By: L.N. Reklai

Court dismissed a drug trafficking case with prejudice on June 22nd due Republic’s failure to bring case to trial within 70 days. Dismissing the case with prejudice means the decision is final and the case can not be brought up again.

Stephen Kual Kochi aka Stephen Kual Pettit was charged with one count of Trafficking a Controlled Substance and one count of Conspiracy to Traffic in January 17, 2018.

Mr. Pettit asked the court to dismiss the charges against him because the Republic failed to bring him to trial within 70 days after his arrest or initial court appearance in accordance with 18 PNC § 403(c).

According to Court documents, Pettit pled not guilty to the charges but was unable to post both cash or surety bail and remained in custody and during that time, the case was not brought to trial.

Government argued that the charges should not be dismissed because the defendant did not assert his right to speedy trial and never requested that the trial be set.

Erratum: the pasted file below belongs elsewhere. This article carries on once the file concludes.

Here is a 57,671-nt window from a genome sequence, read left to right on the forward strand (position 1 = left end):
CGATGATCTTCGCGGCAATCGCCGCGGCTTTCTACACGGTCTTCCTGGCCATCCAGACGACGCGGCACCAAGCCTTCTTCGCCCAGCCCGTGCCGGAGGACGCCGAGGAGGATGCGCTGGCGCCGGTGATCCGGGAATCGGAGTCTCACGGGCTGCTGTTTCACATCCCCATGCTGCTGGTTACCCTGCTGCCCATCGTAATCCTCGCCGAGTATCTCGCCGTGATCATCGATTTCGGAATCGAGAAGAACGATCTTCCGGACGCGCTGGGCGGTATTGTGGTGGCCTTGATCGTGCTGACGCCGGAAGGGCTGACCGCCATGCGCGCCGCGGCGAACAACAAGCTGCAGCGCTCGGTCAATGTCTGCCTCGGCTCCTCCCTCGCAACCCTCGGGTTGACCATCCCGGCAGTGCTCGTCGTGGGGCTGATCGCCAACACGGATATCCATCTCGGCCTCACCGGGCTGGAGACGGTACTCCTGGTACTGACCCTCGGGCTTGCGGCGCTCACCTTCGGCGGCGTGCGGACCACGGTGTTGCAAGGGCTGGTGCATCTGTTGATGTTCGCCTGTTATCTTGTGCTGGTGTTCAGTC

Furthermore, it argued that it was unclear who represented the defendant from the Office Public Defender during various conferences due to the fact that another person was also charged for the same offenses and both were represented by different attorneys.  Government further stated that it was therefore unable to enter any negotiations.

In response, court stated that the record is clear, that no trial took place within 70 day time period required under the Speedy Trial Act. Moreover, the defendant did not waive his right as required, none of the listed reasons for delay for the trial to begin were applicable to the case and the Republic did not request any continuance.

“As pointed out….staffing issues at the Office of the Attorney General should not be held against the defendant, particularly when an attorney from the Office of Public Defender appeared at all scheduled conferences in this case….more importantly, as Defendant correctly argues, he has no duty to bring himself to trial, and no duty to bring any delay to the court’s attention,” stated the court order granting dismissal of the case.

Furthermore, the court in deciding whether to dismiss with or without prejudice, expressed that dismissing without prejudice and allowing the charges to be re-filed “would be punishing the Defendant for the Republic’s violation of Speedy Trial Act.”

The court added that defendant should be released from custody if his sole reason for remaining there was failure to post bond.